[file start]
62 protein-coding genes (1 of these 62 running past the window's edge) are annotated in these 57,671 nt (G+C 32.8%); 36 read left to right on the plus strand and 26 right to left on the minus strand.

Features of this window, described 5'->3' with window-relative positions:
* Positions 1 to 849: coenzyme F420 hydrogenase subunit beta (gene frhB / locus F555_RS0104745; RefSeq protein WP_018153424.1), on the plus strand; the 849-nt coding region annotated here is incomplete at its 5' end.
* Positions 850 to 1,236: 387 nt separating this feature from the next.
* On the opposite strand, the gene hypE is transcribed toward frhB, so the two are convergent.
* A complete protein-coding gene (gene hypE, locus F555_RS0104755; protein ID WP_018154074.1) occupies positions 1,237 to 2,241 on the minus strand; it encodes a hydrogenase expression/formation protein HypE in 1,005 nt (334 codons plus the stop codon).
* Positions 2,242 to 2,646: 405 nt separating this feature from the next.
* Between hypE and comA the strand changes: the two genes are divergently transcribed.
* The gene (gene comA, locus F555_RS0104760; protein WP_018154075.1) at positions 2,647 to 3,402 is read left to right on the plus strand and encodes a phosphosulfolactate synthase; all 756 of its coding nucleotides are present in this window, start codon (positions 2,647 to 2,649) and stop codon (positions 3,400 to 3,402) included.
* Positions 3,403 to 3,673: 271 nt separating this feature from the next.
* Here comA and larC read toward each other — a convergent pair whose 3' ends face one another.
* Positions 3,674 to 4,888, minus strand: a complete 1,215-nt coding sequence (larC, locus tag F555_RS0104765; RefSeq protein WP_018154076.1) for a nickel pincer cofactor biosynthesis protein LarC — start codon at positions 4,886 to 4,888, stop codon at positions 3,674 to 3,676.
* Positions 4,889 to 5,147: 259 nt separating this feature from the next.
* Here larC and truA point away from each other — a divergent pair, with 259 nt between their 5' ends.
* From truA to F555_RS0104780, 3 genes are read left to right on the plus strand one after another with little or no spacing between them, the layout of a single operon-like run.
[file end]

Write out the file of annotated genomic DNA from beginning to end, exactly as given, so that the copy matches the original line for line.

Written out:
62 protein-coding genes (1 of these 62 running past the window's edge) are annotated in these 57,671 nt (G+C 32.8%); 36 read left to right on the plus strand and 26 right to left on the minus strand.

Features of this window, described 5'->3' with window-relative positions:
* Positions 1 to 849: coenzyme F420 hydrogenase subunit beta (gene frhB / locus F555_RS0104745; RefSeq protein WP_018153424.1), on the plus strand; the 849-nt coding region annotated here is incomplete at its 5' end.
* Positions 850 to 1,236: 387 nt separating this feature from the next.
* On the opposite strand, the gene hypE is transcribed toward frhB, so the two are convergent.
* A complete protein-coding gene (gene hypE, locus F555_RS0104755; protein ID WP_018154074.1) occupies positions 1,237 to 2,241 on the minus strand; it encodes a hydrogenase expression/formation protein HypE in 1,005 nt (334 codons plus the stop codon).
* Positions 2,242 to 2,646: 405 nt separating this feature from the next.
* Between hypE and comA the strand changes: the two genes are divergently transcribed.
* The gene (gene comA, locus F555_RS0104760; protein WP_018154075.1) at positions 2,647 to 3,402 is read left to right on the plus strand and encodes a phosphosulfolactate synthase; all 756 of its coding nucleotides are present in this window, start codon (positions 2,647 to 2,649) and stop codon (positions 3,400 to 3,402) included.
* Positions 3,403 to 3,673: 271 nt separating this feature from the next.
* Here comA and larC read toward each other — a convergent pair whose 3' ends face one another.
* Positions 3,674 to 4,888, minus strand: a complete 1,215-nt coding sequence (larC, locus tag F555_RS0104765; RefSeq protein WP_018154076.1) for a nickel pincer cofactor biosynthesis protein LarC — start codon at positions 4,886 to 4,888, stop codon at positions 3,674 to 3,676.
* Positions 4,889 to 5,147: 259 nt separating this feature from the next.
* Here larC and truA point away from each other — a divergent pair, with 259 nt between their 5' ends.
* From truA to F555_RS0104780, 3 genes are read left to right on the plus strand one after another with little or no spacing between them, the layout of a single operon-like run.